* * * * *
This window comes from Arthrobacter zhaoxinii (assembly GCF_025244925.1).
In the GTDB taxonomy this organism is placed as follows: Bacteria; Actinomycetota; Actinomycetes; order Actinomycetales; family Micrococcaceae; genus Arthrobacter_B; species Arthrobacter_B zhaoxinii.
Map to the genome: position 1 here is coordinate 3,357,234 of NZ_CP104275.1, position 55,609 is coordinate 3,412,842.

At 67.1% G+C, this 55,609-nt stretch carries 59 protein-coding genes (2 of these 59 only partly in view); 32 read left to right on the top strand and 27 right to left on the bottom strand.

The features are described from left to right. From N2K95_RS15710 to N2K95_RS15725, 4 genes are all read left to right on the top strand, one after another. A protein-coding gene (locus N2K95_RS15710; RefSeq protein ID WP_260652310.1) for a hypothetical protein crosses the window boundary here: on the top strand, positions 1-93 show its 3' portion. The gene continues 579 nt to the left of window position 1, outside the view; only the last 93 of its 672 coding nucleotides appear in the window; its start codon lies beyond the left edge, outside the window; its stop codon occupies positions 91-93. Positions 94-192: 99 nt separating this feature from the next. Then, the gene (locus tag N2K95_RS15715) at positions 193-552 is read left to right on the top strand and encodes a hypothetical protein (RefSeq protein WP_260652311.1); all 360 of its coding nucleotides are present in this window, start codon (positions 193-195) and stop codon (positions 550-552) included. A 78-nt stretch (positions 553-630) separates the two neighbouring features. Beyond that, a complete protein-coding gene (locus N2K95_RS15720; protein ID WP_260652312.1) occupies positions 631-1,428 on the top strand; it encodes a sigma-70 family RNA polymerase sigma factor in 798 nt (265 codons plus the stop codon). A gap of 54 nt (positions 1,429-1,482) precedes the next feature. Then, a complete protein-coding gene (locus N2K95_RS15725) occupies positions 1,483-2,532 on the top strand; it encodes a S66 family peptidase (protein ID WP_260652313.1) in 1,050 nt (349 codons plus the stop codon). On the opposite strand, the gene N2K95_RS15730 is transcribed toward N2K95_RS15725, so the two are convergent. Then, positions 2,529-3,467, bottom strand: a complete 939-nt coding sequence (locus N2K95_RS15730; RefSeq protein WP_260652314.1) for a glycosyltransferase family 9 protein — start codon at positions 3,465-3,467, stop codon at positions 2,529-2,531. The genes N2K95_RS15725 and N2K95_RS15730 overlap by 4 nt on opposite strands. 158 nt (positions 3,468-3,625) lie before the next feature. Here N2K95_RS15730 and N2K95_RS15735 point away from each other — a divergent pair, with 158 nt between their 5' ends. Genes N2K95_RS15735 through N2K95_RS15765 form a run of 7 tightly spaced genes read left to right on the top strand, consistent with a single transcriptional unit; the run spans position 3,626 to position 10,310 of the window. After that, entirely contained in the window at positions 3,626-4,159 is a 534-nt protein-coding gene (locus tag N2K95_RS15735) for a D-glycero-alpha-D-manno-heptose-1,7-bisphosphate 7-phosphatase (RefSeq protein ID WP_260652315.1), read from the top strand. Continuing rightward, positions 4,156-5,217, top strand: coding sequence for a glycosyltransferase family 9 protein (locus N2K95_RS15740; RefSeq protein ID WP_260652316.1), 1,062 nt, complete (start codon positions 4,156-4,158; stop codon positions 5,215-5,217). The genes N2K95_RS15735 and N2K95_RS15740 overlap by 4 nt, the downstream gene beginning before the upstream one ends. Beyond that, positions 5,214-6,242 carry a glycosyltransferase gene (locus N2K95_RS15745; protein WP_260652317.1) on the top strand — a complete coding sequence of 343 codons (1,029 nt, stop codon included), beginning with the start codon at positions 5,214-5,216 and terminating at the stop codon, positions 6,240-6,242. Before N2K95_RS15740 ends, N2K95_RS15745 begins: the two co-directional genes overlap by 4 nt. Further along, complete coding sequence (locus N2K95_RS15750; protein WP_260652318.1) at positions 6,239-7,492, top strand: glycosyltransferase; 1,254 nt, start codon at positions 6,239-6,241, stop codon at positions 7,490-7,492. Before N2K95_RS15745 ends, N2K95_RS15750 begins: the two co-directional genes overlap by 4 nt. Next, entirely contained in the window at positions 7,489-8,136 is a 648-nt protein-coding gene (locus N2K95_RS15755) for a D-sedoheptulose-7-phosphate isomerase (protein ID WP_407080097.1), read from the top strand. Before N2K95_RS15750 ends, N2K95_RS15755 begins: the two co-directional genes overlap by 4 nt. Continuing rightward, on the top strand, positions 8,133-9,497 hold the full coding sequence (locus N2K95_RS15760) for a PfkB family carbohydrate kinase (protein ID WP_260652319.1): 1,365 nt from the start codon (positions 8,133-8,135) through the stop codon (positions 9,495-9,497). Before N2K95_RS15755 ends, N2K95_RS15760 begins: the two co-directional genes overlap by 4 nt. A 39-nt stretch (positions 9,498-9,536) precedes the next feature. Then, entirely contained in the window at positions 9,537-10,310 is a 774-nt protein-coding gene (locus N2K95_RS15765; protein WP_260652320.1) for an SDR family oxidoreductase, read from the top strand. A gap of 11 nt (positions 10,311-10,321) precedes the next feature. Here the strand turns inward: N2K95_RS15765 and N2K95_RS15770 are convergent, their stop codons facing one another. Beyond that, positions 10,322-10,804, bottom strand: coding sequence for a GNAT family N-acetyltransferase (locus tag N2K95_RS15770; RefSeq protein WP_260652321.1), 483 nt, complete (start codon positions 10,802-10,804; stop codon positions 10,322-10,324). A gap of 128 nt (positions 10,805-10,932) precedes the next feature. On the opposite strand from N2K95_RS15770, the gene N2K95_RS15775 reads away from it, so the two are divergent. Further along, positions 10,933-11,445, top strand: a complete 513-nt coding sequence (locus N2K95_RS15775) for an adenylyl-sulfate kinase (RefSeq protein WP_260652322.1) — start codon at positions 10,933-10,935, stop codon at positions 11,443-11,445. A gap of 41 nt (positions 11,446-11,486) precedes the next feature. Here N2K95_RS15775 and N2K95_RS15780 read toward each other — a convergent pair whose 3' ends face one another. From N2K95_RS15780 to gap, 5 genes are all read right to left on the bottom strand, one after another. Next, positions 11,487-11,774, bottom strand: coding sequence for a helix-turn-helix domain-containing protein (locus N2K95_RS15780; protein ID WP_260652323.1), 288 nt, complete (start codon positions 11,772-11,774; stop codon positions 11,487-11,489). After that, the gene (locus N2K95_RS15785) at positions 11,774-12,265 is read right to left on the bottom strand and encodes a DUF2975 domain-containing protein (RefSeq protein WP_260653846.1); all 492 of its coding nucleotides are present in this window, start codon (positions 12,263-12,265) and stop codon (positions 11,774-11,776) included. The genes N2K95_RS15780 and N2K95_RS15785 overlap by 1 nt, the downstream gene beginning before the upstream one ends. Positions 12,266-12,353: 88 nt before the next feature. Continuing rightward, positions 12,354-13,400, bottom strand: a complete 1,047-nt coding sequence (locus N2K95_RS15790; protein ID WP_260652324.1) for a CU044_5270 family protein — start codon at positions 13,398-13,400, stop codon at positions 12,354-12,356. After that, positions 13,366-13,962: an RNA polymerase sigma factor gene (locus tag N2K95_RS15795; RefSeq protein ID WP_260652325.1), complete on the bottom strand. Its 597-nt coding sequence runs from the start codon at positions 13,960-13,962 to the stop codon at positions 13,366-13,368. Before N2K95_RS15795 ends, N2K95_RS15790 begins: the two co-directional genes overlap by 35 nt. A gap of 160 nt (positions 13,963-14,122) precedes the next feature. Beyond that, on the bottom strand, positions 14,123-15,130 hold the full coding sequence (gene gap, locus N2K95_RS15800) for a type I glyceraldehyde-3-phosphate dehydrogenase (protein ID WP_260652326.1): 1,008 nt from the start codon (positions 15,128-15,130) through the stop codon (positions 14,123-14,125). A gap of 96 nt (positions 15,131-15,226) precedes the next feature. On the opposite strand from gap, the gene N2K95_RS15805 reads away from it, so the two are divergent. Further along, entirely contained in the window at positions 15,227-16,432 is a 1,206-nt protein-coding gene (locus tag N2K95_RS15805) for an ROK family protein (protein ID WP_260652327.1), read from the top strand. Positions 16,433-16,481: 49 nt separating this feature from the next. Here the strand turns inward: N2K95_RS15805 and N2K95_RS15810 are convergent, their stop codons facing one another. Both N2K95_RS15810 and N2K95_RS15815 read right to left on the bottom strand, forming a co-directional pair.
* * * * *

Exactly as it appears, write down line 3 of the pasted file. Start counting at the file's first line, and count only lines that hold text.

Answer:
Map to the genome: position 1 here is coordinate 3,357,234 of NZ_CP104275.1, position 55,609 is coordinate 3,412,842.